An internationally distinguished professor at Carnegie Mellon University's Institute for Green Science, Dr. Terrence Collins is being acknowledged for his pioneering "green chemistry" and for training future generations of scientists.
Dr. Collins developed TAML activators, catalysts that activate hydrogen peroxide to oxidize molecular pollutants and hardy pathogens in water to non-toxic compounds. Tailoring his invention to eliminate a wide variety of pollutants and for disinfection, Dr. Collins is continuing his research while working with partners at the Carnegie Mellon startup company, GreenOx Catalysts, Inc., to commercialize the catalysts for widespread industrial use.
Dr. Collins was the first educator in the United States to teach green chemistry classes starting in the early 1990s. Today, he is considered one of the world's most distinguished university professors in the field of green chemistry. According to Dr. Collins, chemistry is central to all aspects of our lives. It is critical that today's students - tomorrow's leaders - receive an education that enables them to develop a more sustainable world. Furthermore, it is important that chemistry students bring their unique perspectives to designing safer chemicals and developing chemicals from renewable resources.
Dr. Collins has made priceless contributions to the development of green chemistry and science education. He has pioneered efforts to detoxify hazardous substances, like anthrax, and dangerous pesticides. It is generally accepted that if the still emerging field of green chemistry is going to have the impact required to allow chemists to play a central role in designing a safer, healthier and more sustainable world, the next generation of scientists needs to learn the fundamental framework of green design principles. Dr. Collins' efforts to prepare these young researchers for the challenges ahead will leave a lasting impact on the planet for years to come.
Note: This profile is excerpted from the commemorative brochure published at the time of the awards' presentation.
11/15/2010 - Acceptance Speech
Teresa, Senator Kerry, Andre and family, Heinz board members and officers, receiving the Heinz Award is an honor beyond compare. Thank you for recognizing our work in green chemistry at Carnegie Mellon University.
Bringing TAML activators to life, understanding how they work, developing the science of their application, particularly the degrading recalcitrant pollutants and beginning commercialization has taken several decades and involved numerous wonderful people. There are so many, but I have only time to identify a few: first my long-time colleagues and friends, Alexander Ryabov and Colin Horwitz, my superb students, the many Carnegie Mellon officers who have believed in the goals of green chemistry and have supported us, our supporters and especially the Heinz Endowments and most of all, Maureen, Kelly and Greg, my family, who inspire me daily with their support, their good sense and their generosity. The people you get to know when you work on building a field like green chemistry. People like Paul Anastas, just amazing. And when you work to build green chemistry with environmental health sciences, so that we really understand how to design against environmental toxicity, you meet people like Pete Myers, Theo Colborn, Fred vom Saal, Lynn Goldman, who are here tonight as awardees. These are amazing, remarkable people and it's a great privilege to know and work with them.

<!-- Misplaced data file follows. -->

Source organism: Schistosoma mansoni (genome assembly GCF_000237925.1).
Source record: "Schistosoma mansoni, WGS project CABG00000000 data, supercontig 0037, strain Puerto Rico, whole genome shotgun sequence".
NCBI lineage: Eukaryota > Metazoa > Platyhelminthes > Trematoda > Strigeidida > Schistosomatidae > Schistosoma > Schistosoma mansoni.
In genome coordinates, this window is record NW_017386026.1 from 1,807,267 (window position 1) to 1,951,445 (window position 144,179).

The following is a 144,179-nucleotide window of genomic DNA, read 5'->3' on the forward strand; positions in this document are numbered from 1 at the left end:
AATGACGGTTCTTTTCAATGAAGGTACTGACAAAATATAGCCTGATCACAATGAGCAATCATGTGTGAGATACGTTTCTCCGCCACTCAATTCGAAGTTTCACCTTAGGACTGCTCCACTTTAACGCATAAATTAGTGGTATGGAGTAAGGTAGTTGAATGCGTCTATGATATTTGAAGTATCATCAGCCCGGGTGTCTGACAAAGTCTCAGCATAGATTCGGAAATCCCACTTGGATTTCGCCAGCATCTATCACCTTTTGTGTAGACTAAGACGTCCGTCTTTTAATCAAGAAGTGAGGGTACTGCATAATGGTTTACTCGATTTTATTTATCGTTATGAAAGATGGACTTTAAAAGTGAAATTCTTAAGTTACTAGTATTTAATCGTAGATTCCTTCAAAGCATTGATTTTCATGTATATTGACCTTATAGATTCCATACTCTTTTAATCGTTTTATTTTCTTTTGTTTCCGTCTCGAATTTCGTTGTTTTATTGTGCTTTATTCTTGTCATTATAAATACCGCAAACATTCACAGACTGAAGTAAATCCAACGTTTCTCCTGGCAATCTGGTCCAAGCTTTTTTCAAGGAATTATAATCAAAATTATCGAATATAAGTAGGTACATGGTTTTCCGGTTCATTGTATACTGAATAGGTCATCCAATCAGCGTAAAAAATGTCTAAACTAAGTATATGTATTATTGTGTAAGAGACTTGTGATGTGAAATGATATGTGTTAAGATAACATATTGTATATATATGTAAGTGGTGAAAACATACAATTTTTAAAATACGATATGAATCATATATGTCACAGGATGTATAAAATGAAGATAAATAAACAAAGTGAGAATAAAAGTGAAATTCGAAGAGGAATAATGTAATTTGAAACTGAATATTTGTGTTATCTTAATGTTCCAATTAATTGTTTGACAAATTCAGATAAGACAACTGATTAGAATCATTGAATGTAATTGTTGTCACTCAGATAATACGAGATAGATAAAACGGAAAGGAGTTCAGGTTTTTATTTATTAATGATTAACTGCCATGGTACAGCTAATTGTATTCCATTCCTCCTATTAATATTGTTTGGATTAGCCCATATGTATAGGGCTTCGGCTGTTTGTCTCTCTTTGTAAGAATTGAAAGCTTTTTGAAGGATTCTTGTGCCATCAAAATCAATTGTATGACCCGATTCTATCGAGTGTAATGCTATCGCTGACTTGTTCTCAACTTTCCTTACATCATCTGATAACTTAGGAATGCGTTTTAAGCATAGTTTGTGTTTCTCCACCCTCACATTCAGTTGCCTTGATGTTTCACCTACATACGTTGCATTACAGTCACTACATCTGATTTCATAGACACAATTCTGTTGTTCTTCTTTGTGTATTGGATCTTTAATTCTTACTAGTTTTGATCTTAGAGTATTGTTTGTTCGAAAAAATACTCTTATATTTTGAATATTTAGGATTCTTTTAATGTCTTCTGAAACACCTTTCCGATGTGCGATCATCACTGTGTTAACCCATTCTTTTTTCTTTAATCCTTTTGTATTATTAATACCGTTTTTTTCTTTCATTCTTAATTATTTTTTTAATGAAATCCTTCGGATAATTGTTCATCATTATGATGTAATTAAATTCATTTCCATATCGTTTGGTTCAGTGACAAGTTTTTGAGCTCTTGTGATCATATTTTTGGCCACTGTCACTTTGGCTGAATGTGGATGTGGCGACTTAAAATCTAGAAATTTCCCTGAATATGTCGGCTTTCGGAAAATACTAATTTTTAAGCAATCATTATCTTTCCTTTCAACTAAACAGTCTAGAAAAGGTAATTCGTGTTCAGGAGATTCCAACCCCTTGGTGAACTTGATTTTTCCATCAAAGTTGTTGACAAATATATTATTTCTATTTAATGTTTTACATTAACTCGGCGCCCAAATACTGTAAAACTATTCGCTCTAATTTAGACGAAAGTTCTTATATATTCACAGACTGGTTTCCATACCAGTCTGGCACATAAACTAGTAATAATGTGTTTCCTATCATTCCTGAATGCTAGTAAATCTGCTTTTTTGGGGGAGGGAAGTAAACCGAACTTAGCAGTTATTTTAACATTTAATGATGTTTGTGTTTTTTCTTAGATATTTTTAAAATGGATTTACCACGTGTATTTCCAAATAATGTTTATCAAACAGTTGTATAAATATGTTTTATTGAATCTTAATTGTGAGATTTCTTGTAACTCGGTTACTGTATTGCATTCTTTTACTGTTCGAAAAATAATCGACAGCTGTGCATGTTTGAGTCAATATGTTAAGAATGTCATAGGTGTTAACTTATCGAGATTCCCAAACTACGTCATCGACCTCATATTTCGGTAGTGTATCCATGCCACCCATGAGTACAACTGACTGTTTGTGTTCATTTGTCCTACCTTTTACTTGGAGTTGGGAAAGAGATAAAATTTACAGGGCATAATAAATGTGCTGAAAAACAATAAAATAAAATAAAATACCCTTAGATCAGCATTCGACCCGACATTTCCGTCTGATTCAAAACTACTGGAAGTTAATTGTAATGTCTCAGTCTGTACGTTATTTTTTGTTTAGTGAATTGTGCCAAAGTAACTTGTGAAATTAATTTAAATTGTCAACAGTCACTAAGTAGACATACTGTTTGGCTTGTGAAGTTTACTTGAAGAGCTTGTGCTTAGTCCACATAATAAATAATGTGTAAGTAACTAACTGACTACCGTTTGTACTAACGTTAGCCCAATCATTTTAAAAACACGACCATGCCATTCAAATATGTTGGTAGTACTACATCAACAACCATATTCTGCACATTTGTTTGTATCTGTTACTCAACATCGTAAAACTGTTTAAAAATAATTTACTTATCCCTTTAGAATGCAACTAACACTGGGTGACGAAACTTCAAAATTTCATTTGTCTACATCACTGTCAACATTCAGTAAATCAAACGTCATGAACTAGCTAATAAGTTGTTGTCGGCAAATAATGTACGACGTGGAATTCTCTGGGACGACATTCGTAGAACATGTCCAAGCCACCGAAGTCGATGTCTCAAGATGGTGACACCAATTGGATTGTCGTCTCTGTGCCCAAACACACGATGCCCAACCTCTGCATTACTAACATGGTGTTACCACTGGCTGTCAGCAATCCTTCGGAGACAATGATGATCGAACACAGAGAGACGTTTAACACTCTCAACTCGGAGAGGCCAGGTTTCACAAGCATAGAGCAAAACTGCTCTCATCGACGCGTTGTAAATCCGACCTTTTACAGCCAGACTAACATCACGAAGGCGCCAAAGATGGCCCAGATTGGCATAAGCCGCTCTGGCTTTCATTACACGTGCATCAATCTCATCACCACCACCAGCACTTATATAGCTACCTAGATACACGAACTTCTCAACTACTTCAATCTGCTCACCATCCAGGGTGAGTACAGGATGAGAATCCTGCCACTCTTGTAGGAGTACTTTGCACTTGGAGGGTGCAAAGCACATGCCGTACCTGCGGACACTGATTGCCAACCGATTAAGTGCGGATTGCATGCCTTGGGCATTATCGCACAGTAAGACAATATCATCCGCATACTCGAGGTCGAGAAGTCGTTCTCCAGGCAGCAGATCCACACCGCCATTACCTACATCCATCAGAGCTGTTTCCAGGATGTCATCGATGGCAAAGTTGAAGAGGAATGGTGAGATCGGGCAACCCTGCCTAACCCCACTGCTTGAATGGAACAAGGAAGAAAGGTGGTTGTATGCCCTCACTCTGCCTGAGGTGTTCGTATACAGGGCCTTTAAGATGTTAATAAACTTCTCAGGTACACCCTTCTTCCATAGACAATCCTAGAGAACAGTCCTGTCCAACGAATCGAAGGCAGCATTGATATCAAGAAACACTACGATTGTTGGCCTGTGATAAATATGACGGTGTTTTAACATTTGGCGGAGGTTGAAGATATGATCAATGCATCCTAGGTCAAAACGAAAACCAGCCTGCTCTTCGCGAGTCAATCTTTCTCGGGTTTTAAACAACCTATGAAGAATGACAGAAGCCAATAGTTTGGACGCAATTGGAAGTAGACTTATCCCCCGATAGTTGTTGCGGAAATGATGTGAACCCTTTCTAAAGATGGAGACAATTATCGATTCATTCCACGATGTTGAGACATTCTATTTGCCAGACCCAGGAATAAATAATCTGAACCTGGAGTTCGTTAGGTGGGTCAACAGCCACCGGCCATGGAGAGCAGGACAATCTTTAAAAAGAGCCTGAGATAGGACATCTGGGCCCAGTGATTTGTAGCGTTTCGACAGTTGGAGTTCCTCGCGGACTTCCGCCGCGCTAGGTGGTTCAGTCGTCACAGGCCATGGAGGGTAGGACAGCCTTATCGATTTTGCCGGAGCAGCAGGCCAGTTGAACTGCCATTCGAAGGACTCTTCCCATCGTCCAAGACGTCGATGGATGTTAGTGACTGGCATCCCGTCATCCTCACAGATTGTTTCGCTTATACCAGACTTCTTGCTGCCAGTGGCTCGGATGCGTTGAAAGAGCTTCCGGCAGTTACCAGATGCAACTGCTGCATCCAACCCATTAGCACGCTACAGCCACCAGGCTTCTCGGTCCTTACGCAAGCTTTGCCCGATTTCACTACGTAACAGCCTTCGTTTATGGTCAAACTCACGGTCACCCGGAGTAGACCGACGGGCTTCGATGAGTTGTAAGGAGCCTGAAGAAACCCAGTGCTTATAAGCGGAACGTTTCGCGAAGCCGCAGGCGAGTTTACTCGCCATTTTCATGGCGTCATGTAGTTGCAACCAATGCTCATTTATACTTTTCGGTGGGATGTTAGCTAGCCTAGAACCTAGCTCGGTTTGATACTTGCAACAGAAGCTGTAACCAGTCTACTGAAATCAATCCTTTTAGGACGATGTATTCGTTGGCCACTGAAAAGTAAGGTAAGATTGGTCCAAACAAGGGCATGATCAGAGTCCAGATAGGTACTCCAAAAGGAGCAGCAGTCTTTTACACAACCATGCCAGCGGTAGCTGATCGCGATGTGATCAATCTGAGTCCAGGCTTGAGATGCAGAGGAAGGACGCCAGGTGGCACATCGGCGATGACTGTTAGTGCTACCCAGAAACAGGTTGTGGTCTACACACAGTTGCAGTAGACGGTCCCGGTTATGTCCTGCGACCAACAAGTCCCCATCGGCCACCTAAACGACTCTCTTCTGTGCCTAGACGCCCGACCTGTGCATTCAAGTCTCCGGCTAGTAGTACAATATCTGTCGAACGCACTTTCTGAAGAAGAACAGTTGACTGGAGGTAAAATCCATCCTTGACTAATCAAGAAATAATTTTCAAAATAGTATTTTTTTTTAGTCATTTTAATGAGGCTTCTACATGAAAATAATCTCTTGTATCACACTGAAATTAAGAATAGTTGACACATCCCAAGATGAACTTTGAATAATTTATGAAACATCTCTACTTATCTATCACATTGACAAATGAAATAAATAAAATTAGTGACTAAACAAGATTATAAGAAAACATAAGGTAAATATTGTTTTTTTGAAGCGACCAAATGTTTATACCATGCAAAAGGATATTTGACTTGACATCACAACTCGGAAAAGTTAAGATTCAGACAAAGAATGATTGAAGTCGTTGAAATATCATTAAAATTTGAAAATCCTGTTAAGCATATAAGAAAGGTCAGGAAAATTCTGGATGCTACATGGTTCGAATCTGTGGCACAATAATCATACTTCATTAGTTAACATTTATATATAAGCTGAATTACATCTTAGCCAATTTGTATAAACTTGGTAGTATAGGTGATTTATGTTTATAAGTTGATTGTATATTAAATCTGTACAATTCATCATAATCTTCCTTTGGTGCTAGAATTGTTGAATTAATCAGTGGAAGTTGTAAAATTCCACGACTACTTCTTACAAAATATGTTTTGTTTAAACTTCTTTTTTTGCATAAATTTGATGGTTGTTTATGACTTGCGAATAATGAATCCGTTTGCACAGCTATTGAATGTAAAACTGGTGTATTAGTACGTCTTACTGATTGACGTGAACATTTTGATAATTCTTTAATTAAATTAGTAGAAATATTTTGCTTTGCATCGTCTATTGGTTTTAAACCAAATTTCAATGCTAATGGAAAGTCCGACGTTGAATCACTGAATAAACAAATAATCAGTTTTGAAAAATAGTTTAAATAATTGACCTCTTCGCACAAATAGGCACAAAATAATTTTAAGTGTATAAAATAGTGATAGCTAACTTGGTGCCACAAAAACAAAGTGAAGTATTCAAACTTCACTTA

Ladies and Gentlemen, the Heinz Awards have been highlighting the great importance of sustainability, when so many people in the world appear not to get it. In our time, when the economic needs of the present have become so pressing and our approaches so against the welfare of the future, we can never lose heart. We must ramp up our efforts to do, in words of the great philosopher Hans Jonas, "save the survival and humanity of man, from the excesses of his own power."
Thank you very, very much indeed.